12. Hello goat friends… Very interesting post, my partner and I will be going on the trans-siberian in june and will aim to arrive in Mongolia beginning of July, in time for the naadam festival. We were hesitating staying three or four weeks. It seems like four weeks will be plenty of time to see all the wonders of Mongolia. We are still in the primary stages and have not planned anything for Mongolia yet. What do you think of all inclusive tours ? I heard it is quite difficult to backpack in Mongolia and you need a guide, a car and a driver… did you do this or all by yourself ? Many thanks

  13. It would be no problem being solo. You’d meet people at guesthouses in the cities who you could partner up with if you wanted to go on different excursions (Gobi Desert, Lakes, etc.) Or, you could just travel by yourself!

    Mongolia is amazing.

  14. haha, ya, you don’t exactly come to Mongolia for culinary reasons! They eat out of necessity, not out of joy for food (in the countryside anyways). They eat every bit of the animal, which is a good thing, but not something we’re used to. There’s no seasoning on anything either. I personally didn’t enjoy many of the dishes, but Nick was fine!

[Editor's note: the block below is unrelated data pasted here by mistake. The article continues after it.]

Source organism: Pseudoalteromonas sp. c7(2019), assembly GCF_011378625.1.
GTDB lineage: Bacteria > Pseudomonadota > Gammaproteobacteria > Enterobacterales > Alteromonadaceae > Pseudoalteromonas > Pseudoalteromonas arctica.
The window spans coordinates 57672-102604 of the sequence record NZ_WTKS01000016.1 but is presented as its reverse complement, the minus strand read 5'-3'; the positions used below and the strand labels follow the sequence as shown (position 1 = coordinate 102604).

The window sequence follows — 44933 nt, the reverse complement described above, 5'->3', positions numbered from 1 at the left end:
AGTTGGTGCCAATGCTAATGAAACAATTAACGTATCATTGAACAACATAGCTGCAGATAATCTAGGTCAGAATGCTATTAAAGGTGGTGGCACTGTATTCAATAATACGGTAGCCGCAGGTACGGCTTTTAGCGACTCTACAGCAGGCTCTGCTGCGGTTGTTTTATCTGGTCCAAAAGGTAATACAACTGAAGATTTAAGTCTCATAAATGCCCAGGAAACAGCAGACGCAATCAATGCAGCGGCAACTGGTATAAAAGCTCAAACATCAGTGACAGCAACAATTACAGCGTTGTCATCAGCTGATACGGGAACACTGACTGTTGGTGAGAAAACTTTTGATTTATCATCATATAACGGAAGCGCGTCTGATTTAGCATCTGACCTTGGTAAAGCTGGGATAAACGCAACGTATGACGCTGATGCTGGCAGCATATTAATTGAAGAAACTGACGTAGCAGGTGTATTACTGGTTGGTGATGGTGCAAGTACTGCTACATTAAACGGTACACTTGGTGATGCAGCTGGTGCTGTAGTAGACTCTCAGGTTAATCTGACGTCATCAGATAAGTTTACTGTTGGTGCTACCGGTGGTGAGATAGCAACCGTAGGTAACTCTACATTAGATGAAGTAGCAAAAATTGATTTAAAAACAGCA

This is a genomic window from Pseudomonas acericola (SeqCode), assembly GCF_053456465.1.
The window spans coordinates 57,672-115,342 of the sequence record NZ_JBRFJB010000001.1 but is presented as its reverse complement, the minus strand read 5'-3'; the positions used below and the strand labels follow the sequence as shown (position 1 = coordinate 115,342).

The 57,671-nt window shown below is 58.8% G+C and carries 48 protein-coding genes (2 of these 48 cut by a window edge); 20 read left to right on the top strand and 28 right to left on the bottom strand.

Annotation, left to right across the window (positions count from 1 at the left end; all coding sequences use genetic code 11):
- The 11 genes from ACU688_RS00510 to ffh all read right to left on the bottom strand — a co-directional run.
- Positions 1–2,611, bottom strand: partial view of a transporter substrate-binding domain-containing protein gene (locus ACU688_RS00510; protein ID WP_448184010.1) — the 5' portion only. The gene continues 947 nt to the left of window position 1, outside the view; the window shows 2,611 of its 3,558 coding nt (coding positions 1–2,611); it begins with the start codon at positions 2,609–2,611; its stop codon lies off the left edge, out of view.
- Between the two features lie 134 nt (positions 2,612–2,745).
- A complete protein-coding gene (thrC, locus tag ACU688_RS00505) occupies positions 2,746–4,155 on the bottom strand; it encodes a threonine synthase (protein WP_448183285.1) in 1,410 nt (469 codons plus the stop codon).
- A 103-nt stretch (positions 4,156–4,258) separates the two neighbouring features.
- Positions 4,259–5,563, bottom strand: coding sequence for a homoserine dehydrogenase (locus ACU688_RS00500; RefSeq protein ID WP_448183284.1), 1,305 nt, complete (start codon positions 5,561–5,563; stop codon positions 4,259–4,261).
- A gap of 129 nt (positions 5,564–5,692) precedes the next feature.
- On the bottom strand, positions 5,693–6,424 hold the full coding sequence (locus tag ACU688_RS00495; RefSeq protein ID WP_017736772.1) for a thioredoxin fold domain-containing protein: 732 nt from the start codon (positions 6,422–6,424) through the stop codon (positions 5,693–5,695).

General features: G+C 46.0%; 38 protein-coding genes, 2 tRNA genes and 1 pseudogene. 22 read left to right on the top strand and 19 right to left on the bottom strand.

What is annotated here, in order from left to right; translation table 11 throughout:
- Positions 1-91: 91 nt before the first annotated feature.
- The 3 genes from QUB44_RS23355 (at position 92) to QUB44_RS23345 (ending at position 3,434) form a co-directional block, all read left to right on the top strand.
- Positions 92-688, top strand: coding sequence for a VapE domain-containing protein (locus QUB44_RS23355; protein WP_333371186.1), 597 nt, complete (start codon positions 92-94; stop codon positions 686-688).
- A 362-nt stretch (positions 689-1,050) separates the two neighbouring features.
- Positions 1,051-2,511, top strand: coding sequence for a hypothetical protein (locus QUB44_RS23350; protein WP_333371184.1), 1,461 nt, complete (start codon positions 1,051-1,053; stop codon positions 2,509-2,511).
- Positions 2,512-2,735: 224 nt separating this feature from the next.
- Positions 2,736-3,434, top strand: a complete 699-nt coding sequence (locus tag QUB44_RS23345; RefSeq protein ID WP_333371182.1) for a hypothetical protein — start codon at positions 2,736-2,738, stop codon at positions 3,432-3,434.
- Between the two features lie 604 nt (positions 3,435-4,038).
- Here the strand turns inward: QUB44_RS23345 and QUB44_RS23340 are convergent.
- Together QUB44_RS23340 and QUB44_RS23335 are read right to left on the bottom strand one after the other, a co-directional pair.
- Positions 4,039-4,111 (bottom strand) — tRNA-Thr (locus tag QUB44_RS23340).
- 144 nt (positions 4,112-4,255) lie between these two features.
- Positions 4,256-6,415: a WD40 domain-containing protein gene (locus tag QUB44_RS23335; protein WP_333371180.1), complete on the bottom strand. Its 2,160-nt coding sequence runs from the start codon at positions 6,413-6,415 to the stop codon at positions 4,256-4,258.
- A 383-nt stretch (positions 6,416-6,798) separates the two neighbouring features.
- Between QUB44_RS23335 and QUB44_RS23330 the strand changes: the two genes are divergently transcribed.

15. Hello Seb,

    It really depends on what you want to see and do when you’re in Mongolia. We arranged our Gobi Tour when we got to Ulanbaatar. That’s the best way to do it, you’ll pay less money and you can see the driver and vehicle you’ll be taking.

    We took local buses between Tsetserleg and UB. We took a shared car from Tsetserleg to the small village of Chalut Sum where we started our 8 day solo trek.

    We hitch hiked back from Tsagan Nuur (White Lake) to Tsetserleg.